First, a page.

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In 2003 The Newark Museum in Newark, New Jersey asked me to paint and exhibit portraits of inner-city students it was mentoring in preparation for college. I painted 30 students with their favorite objects from The Newark Museum’s collection. The students modeled for many hours within the museum’s galleries.

There are 26 paintings in the Science Explorers series.

— Mary Alice Copp, 2012

Science Explorers Paintings Project

This exhibition of portraits features 26 students who participated in the last three years of The Newark Museum’s Science Explorers’ Program, which was founded in 1995. The Science Explorers Program is a three-year job and college preparedness initiative that provides education, employment, and mentoring opportunities to urban high school students. The Program’s core curriculum includes hands-on experiences, lectures, field trips, independent research, and internships at the Museum. All are designed to help the Science Explorers navigate a breadth of disciplines in the arts and sciences. In addition to paid on-the-job training, a brief sampling of students’ core learning experiences might include, for example, a Museum inquiry-based workshop on how the human brains learns, learning to blow glass in a studio setting, joining a human physiology class at UMDNJ, and visiting molecular research laboratories at the Public Health Research Institute.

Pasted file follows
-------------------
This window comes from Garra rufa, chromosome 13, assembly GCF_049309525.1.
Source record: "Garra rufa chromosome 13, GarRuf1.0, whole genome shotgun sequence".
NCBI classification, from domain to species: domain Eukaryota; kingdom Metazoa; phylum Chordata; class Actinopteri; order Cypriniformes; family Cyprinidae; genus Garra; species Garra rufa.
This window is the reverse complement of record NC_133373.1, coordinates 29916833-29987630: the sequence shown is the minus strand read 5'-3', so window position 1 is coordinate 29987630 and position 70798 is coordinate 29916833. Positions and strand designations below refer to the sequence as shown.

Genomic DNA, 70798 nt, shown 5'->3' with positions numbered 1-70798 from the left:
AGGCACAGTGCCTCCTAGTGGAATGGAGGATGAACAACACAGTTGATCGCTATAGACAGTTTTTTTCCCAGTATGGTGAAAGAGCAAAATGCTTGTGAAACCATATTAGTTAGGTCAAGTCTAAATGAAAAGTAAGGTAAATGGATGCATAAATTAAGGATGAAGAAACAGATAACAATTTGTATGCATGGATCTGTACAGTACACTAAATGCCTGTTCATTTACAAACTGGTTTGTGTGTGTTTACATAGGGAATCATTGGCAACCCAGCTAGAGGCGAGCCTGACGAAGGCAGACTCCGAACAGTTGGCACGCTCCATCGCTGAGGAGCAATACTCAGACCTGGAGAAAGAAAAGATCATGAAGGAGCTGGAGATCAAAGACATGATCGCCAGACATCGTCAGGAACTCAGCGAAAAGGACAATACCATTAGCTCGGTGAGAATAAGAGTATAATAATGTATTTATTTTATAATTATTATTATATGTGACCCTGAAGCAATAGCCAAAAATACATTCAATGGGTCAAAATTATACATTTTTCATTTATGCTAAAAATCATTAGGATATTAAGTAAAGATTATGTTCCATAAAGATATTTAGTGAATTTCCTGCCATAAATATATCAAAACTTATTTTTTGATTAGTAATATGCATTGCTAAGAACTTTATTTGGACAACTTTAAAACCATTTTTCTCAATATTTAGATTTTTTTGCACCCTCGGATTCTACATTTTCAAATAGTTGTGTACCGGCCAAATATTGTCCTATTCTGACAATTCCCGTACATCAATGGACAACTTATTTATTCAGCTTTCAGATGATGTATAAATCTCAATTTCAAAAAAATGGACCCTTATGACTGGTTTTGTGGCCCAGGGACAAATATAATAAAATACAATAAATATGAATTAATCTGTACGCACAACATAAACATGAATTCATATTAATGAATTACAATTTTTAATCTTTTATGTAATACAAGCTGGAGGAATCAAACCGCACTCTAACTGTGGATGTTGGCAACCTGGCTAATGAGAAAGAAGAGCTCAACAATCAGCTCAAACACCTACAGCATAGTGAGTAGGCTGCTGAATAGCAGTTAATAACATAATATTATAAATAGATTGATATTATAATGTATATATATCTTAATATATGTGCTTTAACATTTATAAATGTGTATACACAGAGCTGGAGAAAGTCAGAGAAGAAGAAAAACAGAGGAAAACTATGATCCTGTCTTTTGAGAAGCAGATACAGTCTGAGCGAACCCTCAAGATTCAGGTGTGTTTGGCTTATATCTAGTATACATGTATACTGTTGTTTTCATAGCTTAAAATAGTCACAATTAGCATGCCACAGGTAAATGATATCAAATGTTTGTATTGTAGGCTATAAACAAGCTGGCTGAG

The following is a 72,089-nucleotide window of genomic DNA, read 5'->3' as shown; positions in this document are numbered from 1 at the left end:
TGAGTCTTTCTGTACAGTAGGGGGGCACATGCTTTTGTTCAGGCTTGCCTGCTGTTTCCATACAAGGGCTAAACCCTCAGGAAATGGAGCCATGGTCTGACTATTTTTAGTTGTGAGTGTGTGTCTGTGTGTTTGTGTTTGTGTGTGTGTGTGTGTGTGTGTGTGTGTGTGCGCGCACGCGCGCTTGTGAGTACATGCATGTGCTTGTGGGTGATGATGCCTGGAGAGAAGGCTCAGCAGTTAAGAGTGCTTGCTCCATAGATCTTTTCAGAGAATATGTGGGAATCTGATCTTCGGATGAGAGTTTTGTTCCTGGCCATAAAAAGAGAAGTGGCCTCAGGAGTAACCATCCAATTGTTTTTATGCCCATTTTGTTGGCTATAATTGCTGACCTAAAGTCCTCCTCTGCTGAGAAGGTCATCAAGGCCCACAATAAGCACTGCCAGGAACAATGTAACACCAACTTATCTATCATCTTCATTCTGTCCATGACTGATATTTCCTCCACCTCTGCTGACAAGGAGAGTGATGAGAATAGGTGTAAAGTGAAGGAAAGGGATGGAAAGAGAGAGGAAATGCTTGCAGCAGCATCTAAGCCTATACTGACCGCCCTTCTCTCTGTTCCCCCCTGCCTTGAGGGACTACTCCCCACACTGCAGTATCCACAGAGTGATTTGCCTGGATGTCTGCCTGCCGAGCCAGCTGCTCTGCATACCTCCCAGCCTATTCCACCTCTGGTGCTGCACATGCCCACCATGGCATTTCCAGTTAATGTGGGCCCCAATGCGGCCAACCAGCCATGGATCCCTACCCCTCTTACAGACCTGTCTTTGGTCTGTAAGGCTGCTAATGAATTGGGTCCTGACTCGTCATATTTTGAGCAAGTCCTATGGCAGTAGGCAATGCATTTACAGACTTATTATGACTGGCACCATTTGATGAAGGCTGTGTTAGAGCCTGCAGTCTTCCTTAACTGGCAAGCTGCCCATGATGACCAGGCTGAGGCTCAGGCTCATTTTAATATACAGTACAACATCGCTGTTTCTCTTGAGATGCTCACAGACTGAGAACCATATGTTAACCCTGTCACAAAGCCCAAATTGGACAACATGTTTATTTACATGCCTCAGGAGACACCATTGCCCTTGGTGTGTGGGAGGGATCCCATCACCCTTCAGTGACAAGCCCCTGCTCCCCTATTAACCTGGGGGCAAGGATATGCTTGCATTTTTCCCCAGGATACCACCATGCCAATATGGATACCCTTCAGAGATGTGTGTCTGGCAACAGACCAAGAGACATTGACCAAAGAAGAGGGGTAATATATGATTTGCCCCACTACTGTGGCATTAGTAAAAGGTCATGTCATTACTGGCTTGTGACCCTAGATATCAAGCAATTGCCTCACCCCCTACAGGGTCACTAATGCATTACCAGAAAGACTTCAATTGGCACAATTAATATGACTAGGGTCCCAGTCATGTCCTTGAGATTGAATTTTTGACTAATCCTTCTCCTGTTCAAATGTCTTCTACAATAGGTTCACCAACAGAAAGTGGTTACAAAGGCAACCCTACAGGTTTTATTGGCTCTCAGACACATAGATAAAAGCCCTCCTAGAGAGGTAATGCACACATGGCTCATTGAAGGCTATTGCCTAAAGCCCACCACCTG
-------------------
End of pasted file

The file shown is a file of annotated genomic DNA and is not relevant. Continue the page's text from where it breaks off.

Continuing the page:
The Museum is grateful to the artist, Mary Alice Copp, for creating this body of portraits. Copp paints solely from life, so students sat for the artist for an approximate total of ten hours as their portraits were completed. Each portrait shows Explorers posing in a gallery or with an object that they felt most expressed their identity and interests. The Explorers’ choice of objects or settings for their visual portraits help not only to reveal who they are, but what the Museum means to them.